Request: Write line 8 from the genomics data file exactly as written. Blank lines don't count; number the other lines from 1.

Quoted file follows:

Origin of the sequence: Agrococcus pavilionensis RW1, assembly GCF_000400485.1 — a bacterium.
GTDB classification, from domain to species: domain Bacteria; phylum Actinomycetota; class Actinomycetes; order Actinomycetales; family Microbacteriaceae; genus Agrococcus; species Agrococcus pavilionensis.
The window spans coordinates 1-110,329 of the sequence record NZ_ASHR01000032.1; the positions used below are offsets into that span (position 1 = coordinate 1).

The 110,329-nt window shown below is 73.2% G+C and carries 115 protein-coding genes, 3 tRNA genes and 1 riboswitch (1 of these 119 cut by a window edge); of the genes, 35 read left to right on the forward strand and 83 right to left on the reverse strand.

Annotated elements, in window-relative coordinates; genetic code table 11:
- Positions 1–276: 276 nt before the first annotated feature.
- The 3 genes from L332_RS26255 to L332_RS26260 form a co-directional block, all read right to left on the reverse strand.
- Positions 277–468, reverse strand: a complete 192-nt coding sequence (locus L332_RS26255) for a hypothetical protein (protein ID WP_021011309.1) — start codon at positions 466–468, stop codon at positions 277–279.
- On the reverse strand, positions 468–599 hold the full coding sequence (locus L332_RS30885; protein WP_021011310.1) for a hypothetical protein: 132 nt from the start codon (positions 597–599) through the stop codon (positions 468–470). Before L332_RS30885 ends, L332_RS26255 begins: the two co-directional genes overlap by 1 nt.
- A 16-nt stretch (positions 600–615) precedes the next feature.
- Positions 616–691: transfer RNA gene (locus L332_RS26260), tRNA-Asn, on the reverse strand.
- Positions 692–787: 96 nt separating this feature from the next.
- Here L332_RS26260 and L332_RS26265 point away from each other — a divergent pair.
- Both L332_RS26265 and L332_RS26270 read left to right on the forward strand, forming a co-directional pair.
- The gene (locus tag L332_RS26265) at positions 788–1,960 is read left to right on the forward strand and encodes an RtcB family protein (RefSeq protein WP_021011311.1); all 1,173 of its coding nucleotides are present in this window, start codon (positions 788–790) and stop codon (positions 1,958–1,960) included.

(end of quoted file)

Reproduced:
- Positions 277–468, reverse strand: a complete 192-nt coding sequence (locus L332_RS26255) for a hypothetical protein (protein ID WP_021011309.1) — start codon at positions 466–468, stop codon at positions 277–279.